A guy named Philip used to be a regular at my home game. A quiet and somewhat socially awkward fellow, he could often go unnoticed for most of the night until everyone suddenly realized that he had silently accumulated a sizable chip stack.
Despite being a successful poker player, Philip's hands seemed to shake all the time. It was just a physiological issue that he had, a condition called Essential Tremor that was hardly noticeable in common daily interactions. Many muscles in his body would involuntarily shake much of the time, but it was minor enough to be masked and go unnoticed by many folks. It was very noticeable at the poker table, though, when everyone was eyeing one another for tells. When handling chips and his hole cards, he would sometimes look as shaky as a nerve-racked teenager on his first date.
While it appeared that he was scared silly at the poker table due to his physical ailment, the reality was that Philip was a very cool and collected poker player who was well aware of his shakes. After playing with Philip for a few months, I realized that his shaky hands and nervous-appearing demeanor were actually a great benefit to him.
He played steady tight-aggressive poker. His opponents would hardly notice his shakes until a key hand was presented. The opponent would then stare down Philip and allow his shaky hands and jerky movements to play a role in his evaluation of Philip's play and current mindset. At least once or twice a night an opponent would misread those shakes as either a sign of great strength or one of huge nervousness, and make a poor play against Philip based on that interpretation. Over the course of months and months of play, those opponent misreads really added up to a notable influx of easily won pots for Philip.
While Philip's case with Essential Tremor is extreme, this sort of phenomenon happens all of the time at the poker felt. When a key decision is to be made, a poker player attempts to catch a read on his opponent by staring at his nostril flares, his darting eyes, his body position, his breathing patterns, the steadiness of his hands, and more. All too often we use these cues and consider them as tells, allowing them to have a big impact on our decisions. Using this sort of information exclusively is misleading and dangerous, though.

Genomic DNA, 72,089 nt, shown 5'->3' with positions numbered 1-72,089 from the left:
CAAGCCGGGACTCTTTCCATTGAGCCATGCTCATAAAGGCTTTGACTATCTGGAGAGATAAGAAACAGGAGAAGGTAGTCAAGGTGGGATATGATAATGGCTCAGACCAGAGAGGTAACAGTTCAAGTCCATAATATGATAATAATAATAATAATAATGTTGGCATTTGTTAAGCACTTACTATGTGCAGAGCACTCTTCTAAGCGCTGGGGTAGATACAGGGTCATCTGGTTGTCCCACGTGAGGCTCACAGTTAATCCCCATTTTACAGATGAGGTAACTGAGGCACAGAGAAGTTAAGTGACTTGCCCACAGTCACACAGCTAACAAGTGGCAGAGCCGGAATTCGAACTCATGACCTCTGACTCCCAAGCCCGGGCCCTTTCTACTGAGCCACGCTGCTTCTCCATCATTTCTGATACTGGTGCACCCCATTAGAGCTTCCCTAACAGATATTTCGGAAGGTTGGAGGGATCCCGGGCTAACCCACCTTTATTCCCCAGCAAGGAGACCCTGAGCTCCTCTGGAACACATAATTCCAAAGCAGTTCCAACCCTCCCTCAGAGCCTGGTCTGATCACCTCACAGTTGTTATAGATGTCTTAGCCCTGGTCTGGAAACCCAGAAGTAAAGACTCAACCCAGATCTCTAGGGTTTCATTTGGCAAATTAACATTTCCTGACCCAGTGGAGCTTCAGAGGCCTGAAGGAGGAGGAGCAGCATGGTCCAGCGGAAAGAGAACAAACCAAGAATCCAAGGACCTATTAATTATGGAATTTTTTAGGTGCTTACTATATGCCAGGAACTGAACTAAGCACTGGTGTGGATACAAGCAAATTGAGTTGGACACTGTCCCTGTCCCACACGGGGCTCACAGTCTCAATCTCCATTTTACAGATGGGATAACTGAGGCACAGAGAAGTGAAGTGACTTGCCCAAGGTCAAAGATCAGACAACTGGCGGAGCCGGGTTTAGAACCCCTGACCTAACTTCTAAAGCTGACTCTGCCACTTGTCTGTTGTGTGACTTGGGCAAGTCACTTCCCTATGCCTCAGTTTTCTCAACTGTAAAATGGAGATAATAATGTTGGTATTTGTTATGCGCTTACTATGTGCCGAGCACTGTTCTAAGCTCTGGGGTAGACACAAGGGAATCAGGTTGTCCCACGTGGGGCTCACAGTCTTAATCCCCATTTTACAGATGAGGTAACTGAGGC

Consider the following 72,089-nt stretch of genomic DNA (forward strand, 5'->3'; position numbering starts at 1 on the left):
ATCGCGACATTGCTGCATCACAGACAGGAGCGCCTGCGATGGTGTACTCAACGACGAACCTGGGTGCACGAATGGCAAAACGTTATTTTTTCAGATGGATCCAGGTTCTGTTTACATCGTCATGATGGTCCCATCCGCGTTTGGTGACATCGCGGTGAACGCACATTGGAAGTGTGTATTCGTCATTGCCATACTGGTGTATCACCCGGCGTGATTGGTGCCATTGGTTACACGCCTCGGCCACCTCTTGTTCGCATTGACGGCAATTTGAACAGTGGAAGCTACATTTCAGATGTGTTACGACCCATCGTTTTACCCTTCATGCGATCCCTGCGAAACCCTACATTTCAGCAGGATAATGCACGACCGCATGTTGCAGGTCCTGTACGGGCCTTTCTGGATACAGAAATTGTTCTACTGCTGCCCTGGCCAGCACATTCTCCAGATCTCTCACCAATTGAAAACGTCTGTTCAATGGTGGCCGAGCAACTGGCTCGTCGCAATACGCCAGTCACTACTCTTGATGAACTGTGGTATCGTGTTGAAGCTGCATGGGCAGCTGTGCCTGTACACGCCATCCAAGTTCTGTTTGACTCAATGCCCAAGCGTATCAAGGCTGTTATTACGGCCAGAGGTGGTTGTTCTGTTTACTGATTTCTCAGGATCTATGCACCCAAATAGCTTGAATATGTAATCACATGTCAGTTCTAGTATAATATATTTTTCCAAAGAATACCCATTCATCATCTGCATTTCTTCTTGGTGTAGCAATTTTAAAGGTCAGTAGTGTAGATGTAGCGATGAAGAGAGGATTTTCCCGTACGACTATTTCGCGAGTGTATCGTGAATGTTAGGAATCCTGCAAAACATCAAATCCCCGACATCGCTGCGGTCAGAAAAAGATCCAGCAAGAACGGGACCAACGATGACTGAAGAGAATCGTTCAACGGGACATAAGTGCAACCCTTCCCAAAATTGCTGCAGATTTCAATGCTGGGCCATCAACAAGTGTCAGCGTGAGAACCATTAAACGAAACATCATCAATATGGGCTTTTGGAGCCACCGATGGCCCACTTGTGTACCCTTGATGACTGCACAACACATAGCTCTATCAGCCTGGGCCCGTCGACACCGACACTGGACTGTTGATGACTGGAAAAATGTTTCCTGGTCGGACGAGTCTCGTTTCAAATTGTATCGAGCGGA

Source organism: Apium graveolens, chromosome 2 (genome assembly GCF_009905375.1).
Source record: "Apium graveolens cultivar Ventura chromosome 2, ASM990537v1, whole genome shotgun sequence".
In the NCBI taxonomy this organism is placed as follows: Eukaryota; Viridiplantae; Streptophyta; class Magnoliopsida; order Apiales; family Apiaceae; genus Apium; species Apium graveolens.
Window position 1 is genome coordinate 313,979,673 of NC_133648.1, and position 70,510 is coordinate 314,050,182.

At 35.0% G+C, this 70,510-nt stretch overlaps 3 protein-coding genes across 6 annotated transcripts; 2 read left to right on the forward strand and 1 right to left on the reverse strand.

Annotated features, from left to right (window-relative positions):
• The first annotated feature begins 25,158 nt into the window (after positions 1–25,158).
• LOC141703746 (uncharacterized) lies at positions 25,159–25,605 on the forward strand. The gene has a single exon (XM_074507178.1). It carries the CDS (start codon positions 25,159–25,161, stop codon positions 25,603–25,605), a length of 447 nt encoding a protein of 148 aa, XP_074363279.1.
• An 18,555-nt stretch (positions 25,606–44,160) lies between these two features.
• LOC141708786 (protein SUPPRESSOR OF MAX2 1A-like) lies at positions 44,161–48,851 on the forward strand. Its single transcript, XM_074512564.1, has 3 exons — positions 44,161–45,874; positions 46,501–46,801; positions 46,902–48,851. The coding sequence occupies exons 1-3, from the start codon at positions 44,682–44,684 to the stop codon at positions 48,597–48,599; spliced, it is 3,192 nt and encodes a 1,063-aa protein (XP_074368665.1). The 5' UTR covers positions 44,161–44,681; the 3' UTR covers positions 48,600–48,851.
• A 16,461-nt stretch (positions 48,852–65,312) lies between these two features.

The key is to look for is a change in behavior at the poker table. If you notice a player's hands are very steady when he plays a normal hand but shake when he has a monster hand, then you have a tell to work with. If you notice a player's hands shaking but have no past baseline observations to compare it against, you don't really have a leg to stand upon. An observant player would have noted that Philip's hands were shaky no matter the cards he was dealt. They would not shake any more or any less at the poker table than they would at any other time of the day. With that in mind, they would have completely discounted his shaky hands when a key pot was in doubt.
Finding tells starts well before any big, stressful hands are dealt. You must make a concentrated effort to note each and every player's baseline behaviors at your table. Then, evaluate what the changes in behaviors might mean when you spot them. Never fall into the trap of seeing a common "tell" such as a shaking hand and assume it means something. If you don't have a baseline to contrast it against, you have nothing but incomplete and unreliable information.
Now go make it happen.
John Carlisle is a National Certified Counselor with a Master's degree in Counseling Psychology from West Virginia University. Contact John at firstname.lastname@example.org.